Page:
Slowly, very slowly, the tension is growing, and as a wheel that gets idler and rolls faster and faster, we are heading towards another world war. The demographic regulation needs it. The economic regulation needs it. The financial and industrial groups and individuals wish it.

On Sunday night, I was watching the Avignon Festival’s flagship show: “Les Damnés”, a play adapted from the film by Visconti, ‘The Damned”, about the rise of Nazism and Hitler with the complicity of the industrial and financial élite festering like a hotbed of vices. A modernist staging that might have shocked “gentle people” by its crudeness that never bordered coarseness, where the Comédie française found back its vocation of beacon of culture. There was a sound in it of what is happening now that tolled like a death knell.

Visconti

 

Avignon 2016 – Les Damnés

July: The Little Family is back (for better or for worse)! Good news / bad news ?

Some news from The Little Family who is now firmly rooted in July, warmth, sunshine, early mornings (when possible), sometimes late nights if there is something from the summer music and theatre festivals on TV, fruits, vegetables like courgettesaubergines, tomatoes, peaches, apricots, nectarines, soon melons…

And soon the Great House Scouring Party on the 21st of July, the day Anne-Fleur celebrates her birthday. As you know she will be 57 and cannot remember it because she sees such discrepancy “between her age and what she feels inside” – so she told me.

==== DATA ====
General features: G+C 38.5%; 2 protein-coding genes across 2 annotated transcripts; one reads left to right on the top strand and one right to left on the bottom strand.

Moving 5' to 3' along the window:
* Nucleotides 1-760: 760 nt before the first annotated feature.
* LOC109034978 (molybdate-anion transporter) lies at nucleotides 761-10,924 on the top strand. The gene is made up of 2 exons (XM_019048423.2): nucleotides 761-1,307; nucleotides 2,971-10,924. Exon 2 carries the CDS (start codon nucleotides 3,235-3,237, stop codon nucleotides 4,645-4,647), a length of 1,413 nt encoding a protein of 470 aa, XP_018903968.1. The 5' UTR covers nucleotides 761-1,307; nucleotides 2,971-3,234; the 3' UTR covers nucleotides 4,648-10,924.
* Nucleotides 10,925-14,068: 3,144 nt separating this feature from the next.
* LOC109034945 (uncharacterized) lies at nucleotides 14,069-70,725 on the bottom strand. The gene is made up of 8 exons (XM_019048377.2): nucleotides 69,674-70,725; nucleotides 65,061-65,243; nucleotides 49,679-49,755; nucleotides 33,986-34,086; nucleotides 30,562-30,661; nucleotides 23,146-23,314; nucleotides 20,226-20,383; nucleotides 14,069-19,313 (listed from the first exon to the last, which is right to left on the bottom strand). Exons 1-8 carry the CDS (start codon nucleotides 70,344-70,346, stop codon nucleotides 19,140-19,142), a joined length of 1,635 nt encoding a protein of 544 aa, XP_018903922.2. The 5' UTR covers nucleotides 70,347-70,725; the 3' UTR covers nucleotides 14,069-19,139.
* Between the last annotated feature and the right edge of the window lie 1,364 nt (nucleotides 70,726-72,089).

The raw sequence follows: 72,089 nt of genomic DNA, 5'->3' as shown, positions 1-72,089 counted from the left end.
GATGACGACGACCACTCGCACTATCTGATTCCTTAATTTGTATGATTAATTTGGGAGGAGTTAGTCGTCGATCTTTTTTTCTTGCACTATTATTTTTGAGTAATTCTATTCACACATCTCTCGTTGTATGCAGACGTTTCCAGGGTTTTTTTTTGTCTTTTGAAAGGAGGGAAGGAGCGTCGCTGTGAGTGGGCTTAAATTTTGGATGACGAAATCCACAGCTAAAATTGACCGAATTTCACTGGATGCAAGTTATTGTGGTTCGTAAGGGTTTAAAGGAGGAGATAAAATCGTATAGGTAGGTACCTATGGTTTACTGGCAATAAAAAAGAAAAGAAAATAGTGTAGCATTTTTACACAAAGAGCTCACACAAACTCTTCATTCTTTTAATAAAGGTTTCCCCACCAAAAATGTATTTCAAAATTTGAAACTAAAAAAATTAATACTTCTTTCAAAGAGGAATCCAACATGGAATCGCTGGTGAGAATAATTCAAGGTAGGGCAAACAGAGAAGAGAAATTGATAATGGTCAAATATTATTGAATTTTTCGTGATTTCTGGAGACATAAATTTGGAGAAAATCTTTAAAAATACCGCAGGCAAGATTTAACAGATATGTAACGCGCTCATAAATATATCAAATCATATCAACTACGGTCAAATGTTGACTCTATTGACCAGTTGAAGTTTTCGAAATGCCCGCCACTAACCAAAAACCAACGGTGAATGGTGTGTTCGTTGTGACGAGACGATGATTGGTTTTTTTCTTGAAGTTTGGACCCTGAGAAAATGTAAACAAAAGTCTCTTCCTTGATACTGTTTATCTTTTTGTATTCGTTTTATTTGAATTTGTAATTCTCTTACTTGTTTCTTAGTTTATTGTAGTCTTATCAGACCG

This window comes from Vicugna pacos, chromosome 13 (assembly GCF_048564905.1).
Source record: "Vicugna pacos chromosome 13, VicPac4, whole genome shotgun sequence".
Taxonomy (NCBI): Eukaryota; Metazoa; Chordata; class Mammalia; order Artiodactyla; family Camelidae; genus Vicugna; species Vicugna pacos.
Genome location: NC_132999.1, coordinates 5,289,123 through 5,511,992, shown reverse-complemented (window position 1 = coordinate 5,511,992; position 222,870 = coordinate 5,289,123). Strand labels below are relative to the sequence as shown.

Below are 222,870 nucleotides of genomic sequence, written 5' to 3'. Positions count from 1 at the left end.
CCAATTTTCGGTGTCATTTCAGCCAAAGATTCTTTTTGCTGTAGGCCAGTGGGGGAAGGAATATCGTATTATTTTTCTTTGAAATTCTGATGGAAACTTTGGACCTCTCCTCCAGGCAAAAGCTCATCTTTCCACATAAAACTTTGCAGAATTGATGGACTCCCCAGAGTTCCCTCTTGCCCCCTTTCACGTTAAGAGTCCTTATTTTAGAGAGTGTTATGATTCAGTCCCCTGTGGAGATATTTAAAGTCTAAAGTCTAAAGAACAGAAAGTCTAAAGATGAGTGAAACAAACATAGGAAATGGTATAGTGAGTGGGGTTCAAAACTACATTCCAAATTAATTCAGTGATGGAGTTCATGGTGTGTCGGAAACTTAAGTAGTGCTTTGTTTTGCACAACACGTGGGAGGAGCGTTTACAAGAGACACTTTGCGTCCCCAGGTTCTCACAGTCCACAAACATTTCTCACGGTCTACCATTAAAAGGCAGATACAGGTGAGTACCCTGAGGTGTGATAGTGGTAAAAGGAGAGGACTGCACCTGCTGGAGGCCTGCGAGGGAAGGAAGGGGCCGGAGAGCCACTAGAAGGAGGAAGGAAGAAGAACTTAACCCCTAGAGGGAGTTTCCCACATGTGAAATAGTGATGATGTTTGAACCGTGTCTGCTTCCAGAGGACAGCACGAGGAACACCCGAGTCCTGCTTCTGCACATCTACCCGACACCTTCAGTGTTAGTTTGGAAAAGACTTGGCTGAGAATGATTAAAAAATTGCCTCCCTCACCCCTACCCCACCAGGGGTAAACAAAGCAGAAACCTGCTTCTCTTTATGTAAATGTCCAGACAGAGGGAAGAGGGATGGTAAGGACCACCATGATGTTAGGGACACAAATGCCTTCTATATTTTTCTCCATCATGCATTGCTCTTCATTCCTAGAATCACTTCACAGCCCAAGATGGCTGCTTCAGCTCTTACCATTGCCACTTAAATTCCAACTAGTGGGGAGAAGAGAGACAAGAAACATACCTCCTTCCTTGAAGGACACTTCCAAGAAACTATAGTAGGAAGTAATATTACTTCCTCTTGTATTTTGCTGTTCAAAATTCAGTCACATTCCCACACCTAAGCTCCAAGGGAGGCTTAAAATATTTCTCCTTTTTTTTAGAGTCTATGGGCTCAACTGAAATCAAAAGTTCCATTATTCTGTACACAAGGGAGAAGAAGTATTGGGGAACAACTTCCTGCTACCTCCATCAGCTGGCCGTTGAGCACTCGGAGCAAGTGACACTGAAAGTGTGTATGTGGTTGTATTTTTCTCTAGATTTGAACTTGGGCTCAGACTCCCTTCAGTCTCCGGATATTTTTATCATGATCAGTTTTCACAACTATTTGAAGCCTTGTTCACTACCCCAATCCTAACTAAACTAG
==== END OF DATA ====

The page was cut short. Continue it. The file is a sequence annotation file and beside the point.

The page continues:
Add to this the Fête nationale (we never call it Bastille Day in France) on the 14th, Anne-Fleur’s saint day on the 26th (Sainte Anne), and you may imagine what an eventful month we are living!

And we already went – no, this is not true – I went through three events this week: one good, one less good, and another that does not concern us/me directly, but that I wish to mention.

***

There has been a leak for months in the loo. It was nothing important, nevertheless the noise was irritating and we were wasting water. The plumber had been ready to intervene since February but the finance administrator had given no green light for laziness, carelessness, and slackness. In the end all these were remedied and the plumber came at the beginning of the week. It took him ten minutes and a piece of black plastic to mend the leak. He has been working for us for some time now as he is the famous boiler man as well. In fact, he is the boss of a little enterprise nearby; he comes from time to time to do an odd job and overlook what his employees have been doing.

So, this job done, he stayed for a few moments, on the little terrace of the kitchen, talking to me. And then came the genuine kind word that was THE revelation for me! “Do you remember the first time I went? You were really ill then. You looked… You looked… Well, you looked badly ill. Now, you look…” Trailing voice. I get an appraising glance. “You look normal.”

YES! For a non-professional like Dr Quack or social workers or, even, the Socializing/Shopping Lady, I look normal. I told this to a friend who said that there had never been a moment that I was not normal. If I was disabled, it was by illness, stress and strain. If I still was slightly disabled, it was as a consequence of the stress and strain. But at no time I was or am mentally handicapped or disabled.